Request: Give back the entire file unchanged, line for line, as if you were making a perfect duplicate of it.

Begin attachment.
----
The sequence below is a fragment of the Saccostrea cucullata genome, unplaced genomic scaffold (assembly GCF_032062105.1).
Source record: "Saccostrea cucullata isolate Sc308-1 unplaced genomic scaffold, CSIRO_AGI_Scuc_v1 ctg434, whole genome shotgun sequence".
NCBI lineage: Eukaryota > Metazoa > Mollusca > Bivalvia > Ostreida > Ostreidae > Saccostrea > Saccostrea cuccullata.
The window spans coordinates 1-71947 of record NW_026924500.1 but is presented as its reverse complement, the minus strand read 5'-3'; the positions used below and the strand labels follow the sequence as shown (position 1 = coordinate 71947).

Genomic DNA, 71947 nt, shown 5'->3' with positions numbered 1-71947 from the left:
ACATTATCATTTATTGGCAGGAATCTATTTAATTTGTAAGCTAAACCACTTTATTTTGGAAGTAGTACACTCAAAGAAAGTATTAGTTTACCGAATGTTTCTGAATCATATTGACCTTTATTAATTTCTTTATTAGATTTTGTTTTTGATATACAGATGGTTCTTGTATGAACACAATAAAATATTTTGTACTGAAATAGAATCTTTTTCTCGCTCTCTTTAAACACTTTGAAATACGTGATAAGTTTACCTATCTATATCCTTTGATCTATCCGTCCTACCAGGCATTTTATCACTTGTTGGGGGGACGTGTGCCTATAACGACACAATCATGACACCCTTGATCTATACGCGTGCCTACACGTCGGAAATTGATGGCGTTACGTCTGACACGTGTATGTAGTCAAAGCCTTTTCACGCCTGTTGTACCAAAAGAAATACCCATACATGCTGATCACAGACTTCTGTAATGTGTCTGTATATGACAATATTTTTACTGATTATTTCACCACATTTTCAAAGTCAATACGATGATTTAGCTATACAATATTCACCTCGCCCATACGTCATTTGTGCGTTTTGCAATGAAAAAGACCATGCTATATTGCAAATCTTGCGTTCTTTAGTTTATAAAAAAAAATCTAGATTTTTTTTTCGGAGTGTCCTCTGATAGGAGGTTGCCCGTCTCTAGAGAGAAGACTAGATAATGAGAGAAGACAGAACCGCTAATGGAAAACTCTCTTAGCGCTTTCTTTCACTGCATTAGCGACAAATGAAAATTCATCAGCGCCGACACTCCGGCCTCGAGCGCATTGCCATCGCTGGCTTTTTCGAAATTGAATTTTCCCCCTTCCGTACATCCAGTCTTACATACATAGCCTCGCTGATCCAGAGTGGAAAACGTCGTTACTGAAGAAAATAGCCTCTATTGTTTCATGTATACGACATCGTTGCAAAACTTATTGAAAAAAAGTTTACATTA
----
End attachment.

The sequence below is a fragment of the Saccostrea cucullata genome, unplaced genomic scaffold (assembly GCF_032062105.1).
Source record: "Saccostrea cucullata isolate Sc308-1 unplaced genomic scaffold, CSIRO_AGI_Scuc_v1 ctg434, whole genome shotgun sequence".
NCBI lineage: Eukaryota > Metazoa > Mollusca > Bivalvia > Ostreida > Ostreidae > Saccostrea > Saccostrea cuccullata.
The window spans coordinates 1-71947 of record NW_026924500.1 but is presented as its reverse complement, the minus strand read 5'-3'; the positions used below and the strand labels follow the sequence as shown (position 1 = coordinate 71947).

Genomic DNA, 71947 nt, shown 5'->3' with positions numbered 1-71947 from the left:
ACATTATCATTTATTGGCAGGAATCTATTTAATTTGTAAGCTAAACCACTTTATTTTGGAAGTAGTACACTCAAAGAAAGTATTAGTTTACCGAATGTTTCTGAATCATATTGACCTTTATTAATTTCTTTATTAGATTTTGTTTTTGATATACAGATGGTTCTTGTATGAACACAATAAAATATTTTGTACTGAAATAGAATCTTTTTCTCGCTCTCTTTAAACACTTTGAAATACGTGATAAGTTTACCTATCTATATCCTTTGATCTATCCGTCCTACCAGGCATTTTATCACTTGTTGGGGGGACGTGTGCCTATAACGACACAATCATGACACCCTTGATCTATACGCGTGCCTACACGTCGGAAATTGATGGCGTTACGTCTGACACGTGTATGTAGTCAAAGCCTTTTCACGCCTGTTGTACCAAAAGAAATACCCATACATGCTGATCACAGACTTCTGTAATGTGTCTGTATATGACAATATTTTTACTGATTATTTCACCACATTTTCAAAGTCAATACGATGATTTAGCTATACAATATTCACCTCGCCCATACGTCATTTGTGCGTTTTGCAATGAAAAAGACCATGCTATATTGCAAATCTTGCGTTCTTTAGTTTATAAAAAAAAATCTAGATTTTTTTTTCGGAGTGTCCTCTGATAGGAGGTTGCCCGTCTCTAGAGAGAAGACTAGATAATGAGAGAAGACAGAACCGCTAATGGAAAACTCTCTTAGCGCTTTCTTTCACTGCATTAGCGACAAATGAAAATTCATCAGCGCCGACACTCCGGCCTCGAGCGCATTGCCATCGCTGGCTTTTTCGAAATTGAATTTTCCCCCTTCCGTACATCCAGTCTTACATACATAGCCTCGCTGATCCAGAGTGGAAAACGTCGTTACTGAAGAAAATAGCCTCTATTGTTTCATGTATACGACATCGTTGCAAAACTTATTGAAAAAAAGTTTACATTA